To mark the 200th anniversary of the publication of Jane Austen’s first novel, Sense and Sensibility, Amanda Vickery, broadcaster and author of Behind Closed Doors: At Home in Georgian England, returns to our TV screens with ‘The Many Lovers Of Miss Jane Austen’. In this new show on BBC2 Amanda Vickery, who presented the acclaimed TV series ‘At Home with The Georgians’, explores the ebb and flow of Austen’s popularity and the hold her fiction has on us now.
Fans of Georgian history books will know Amanda Vickery as the prize-winning author of The Gentleman’s Daughter and Behind Closed Doors: At Home in Georgian England. In recent years Vickery has also made a name for herself writing and presenting history documentaries for television and radio. Her enchanting three-part TV series ‘At Home with the Georgians’ aired on BBC2 in December 2010, and was a critical success. BBC Radio 4 listeners will also have heard Vickery on ‘A History of Private Life’ and ‘Voices from the Old Bailey’ which aired its second series in the summer.
“Simon Schama possibly excepted, television has never before seen so exuberant a history presenter: Vickery enthuses about her Georgians like soap-opera characters and treats the viewer as a confidante” – Sunday Times
This Christmas Vickery turns her attention to Jane Austen for her new 60-minute programme ‘The Many Lovers of Miss Jane Austen’ (airing on 23 December at 9pm), where she considers what it is about the great novelist’s plots and characters that continue to delight, amuse, console and provoke. Her fans insist Austen’s current popularity is due to the timelessness of the fictional world Austen created, but for Vickery the question is: Why have her novels gone in, and out, of fashion?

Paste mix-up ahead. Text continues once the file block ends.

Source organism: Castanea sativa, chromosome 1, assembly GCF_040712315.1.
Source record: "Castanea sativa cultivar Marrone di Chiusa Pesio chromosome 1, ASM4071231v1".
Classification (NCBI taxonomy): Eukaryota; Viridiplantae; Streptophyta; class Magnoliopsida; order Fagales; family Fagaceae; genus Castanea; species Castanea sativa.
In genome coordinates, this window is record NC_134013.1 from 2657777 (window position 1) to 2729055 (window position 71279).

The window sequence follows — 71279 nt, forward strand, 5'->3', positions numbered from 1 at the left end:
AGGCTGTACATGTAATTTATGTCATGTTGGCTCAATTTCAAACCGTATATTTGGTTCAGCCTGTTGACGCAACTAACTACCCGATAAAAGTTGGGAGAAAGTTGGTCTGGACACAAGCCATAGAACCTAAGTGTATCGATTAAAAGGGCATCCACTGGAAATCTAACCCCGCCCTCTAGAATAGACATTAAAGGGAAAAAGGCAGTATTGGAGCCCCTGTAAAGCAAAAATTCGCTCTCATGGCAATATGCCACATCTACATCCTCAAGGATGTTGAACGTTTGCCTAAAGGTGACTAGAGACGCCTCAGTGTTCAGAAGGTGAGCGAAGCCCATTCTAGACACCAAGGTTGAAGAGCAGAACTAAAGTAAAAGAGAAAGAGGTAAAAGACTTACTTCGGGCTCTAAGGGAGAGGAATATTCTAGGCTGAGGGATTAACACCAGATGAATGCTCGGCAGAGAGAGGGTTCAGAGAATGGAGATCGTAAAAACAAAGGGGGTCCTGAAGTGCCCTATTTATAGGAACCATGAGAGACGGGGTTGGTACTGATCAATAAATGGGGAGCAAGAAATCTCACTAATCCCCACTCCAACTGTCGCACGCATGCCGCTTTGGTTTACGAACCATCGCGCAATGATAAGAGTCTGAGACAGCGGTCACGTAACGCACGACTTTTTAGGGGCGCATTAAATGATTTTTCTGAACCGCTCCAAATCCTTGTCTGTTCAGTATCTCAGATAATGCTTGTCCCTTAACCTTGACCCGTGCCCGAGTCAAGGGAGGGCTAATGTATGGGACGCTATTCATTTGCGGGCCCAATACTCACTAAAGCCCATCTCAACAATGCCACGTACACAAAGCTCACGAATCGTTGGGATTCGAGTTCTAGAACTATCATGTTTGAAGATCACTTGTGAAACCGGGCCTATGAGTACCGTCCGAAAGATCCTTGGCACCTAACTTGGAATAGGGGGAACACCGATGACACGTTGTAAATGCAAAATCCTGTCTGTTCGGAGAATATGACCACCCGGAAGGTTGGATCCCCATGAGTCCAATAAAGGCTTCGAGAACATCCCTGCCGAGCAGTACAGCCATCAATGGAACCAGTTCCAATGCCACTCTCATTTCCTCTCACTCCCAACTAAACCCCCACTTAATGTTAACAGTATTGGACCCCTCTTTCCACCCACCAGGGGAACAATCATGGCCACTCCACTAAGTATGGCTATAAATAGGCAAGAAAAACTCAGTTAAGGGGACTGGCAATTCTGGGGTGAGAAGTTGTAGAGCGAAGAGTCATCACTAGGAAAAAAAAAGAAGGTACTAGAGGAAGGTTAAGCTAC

What interests Vickery is how different periods and generations have looked for their own reflection in the characters and plots of the novels. She wants to work out what that says about them, as well as about Austen. Interviewing a variety of literary scholars, film directors and costumed devotees who attend the Austen conventions, Vickery also views the Sotherby’s sale of an incredibly rare, handwritten manuscript of an unfinished Austen novel.
‘The Many Lovers of Miss Jane Austen’ is part of the ‘Books on the BBC’ season and promises to be fantastic Christmas viewing for those fascinated by Jane Austen and Georgian history in general.
In this blog article Amanada Vickery reveals how Criminal Court transcripts can provide a uniquely personal insight into the relationships and attitudes of the ‘unlettered and unsung’ inhabitants of Georgian society